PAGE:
‘Let’s go out for tea tonight,’ she suggested.
‘Great idea. Where do you want to go?’ I said, presuming she’d choose the Green Olive health-food restaurant.
‘TGI Friday’s,’ she said.
The twins and I were flabbergasted.
‘Really?’ said Bobby.
‘Yes, pet,’ she said, kissing him. ‘You’ve been such good boys and I’m so proud of you that I think you deserve a proper treat. So, TGI Friday’s it is.’
I smiled at her as the twins jumped up and down. This was a big step for Fiona: she had never before allowed the boys to eat non-organic food.
‘You can have anything on the menu except nachos. They’re just too awful,’ she said.
‘OK,’ said the boys.
‘Oh, and those greasy potato skins are out too, and I’m not sure about –’
‘Fiona!’ I interrupted. ‘Don’t ruin it.’
I could see she was on the verge of telling me about the nasty additives to be found in non-organic foods, but when she looked at the boys’ disappointed faces, she stopped herself. ‘Kate’s right. You can have anything you want. Just this once.’
‘Hurrah,’ said Jack, and hurried to put on his coat before his mother changed her mind again.
We were having a lovely time, eating greasy food and laughing at the twins’ excitement, when Fiona’s phone rang. ‘Oh, no… Oh, God… How awful, poor you… All that hard work… Never mind, it’s still an amazing achievement… Sorry… See you in a few days… Don’t be too hard on yourself…’Bye.’ She hung up, looking miserable.
‘What’s up?’ I asked
‘Mark came third. He didn’t win the prize or the money. He sounded gutted.’
Typical, I thought. Just when Fiona was relaxing and enjoying herself for the first time in months, he’d had to ruin it.
‘Third’s pretty good, though, isn’t it?’ I said, trying to be positive.
‘Absolutely, but for him it’s the same as coming last. It was all or nothing for Mark. Poor thing, he’s devastated. All that work…’ She fished about for a hanky to wipe her tears before the twins – who were running around, high as kites on additives – noticed.
‘Come on, Fiona, it’s not the end of the world. He did really well to be second runner-up in a worldwide competition. He’ll be fine in a few days.’
‘I don’t know, Kate. He really thought he was going to win. Mark’s very ambitious. This is a big knock-back for him. He said the dean was disappointed too. Oh, God, it’s such a pity, I was praying he’d win.’
Jesus, I thought. You should be saving your prayers for yourself. Praying that the cancer will go away and you live to see your kids grow up. What the hell was she wasting good prayers on Mark’s poxy competition for?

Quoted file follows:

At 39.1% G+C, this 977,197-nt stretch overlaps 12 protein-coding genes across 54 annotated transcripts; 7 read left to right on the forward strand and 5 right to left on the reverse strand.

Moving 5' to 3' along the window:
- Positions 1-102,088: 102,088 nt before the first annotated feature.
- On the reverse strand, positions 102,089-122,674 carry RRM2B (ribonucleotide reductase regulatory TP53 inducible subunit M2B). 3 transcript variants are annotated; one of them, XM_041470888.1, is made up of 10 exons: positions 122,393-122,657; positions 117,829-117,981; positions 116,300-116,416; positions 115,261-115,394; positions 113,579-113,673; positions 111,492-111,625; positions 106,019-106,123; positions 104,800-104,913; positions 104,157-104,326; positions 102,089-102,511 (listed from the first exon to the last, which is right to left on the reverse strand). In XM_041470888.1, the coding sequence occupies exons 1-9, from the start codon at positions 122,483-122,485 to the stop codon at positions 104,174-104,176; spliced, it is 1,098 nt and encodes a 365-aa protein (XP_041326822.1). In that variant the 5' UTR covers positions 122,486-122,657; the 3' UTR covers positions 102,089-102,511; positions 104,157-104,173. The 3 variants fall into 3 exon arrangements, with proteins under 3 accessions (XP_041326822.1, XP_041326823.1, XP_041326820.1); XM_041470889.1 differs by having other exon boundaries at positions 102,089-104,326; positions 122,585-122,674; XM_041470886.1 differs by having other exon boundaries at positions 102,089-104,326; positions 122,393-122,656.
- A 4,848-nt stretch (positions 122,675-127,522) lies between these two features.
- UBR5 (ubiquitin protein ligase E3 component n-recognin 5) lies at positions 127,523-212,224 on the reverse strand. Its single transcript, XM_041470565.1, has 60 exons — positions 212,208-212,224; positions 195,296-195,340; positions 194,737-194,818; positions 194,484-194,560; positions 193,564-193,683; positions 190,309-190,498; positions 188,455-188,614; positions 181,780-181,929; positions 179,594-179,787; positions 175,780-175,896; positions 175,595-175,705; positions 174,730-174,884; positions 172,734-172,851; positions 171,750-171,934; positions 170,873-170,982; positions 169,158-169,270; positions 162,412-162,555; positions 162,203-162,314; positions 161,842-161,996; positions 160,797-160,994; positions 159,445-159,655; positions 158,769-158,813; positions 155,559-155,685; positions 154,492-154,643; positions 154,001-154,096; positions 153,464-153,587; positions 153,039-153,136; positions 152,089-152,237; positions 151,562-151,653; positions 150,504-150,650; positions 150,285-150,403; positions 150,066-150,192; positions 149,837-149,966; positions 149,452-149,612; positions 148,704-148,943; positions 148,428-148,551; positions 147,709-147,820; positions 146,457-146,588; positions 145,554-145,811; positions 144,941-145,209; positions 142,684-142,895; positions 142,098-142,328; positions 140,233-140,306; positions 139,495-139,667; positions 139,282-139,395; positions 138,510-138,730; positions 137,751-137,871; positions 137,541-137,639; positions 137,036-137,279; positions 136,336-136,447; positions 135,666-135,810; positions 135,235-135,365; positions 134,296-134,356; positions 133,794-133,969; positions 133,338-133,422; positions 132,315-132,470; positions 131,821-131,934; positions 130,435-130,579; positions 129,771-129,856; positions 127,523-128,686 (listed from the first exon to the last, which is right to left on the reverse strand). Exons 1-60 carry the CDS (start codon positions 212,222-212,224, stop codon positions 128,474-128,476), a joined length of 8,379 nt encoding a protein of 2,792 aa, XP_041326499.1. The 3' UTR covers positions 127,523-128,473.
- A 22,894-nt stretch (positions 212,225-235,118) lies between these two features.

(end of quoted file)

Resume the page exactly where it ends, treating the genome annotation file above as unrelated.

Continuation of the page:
‘Fiona,’ I said sternly, ‘forget about Mark. Your priority is to get better. Stressing about your husband’s career is not helping you. The doctor said that stress can aggravate the cancer. You have to focus on yourself and your health.’
‘I’m sick of being sick.’ She sighed. ‘It’s a relief to focus on something else.’
‘Fine, focus on something positive, then, like how well the boys are coping and how their personalities are developing in such a fantastic way. Look at how cute and clever they are, and how mature they’ve been in handling your sickness.’
Fiona looked at me and grinned. ‘Careful, Kate, you almost sound besotted. They’ve worked their magic on you.’
I felt embarrassed, I don’t know why, but it had been strange admitting how wonderful I thought the boys were. Maybe it was because they weren’t mine. They’d always belong to Fiona and Mark, and I was just temporary. They’d never love me the way they adored their mother. Was I getting too involved? As if he had read my thoughts, Bobby fell over and banged his head on a chair. He started to bawl and came running over for comfort. Instinctively both Fiona and I opened our arms to comfort him. He ran by me into his mother’s arms.
It was the day of my date with Sam and I was trying on my outfit for Fiona. I had eaten nothing but milkshakes for four days so I could fit into my killer red dress with the plunging back. It hadn’t been hard to starve myself as I was so jittery with nerves that I could barely sit still. I couldn’t wait to see Sam again and I was determined to look the best I possibly could.
Fiona was saying all the right things and I felt really good about myself. I went to put my wig on to show her the finished product, but I couldn’t find it where I had left it, hanging on the coat rack out of reach of little hands.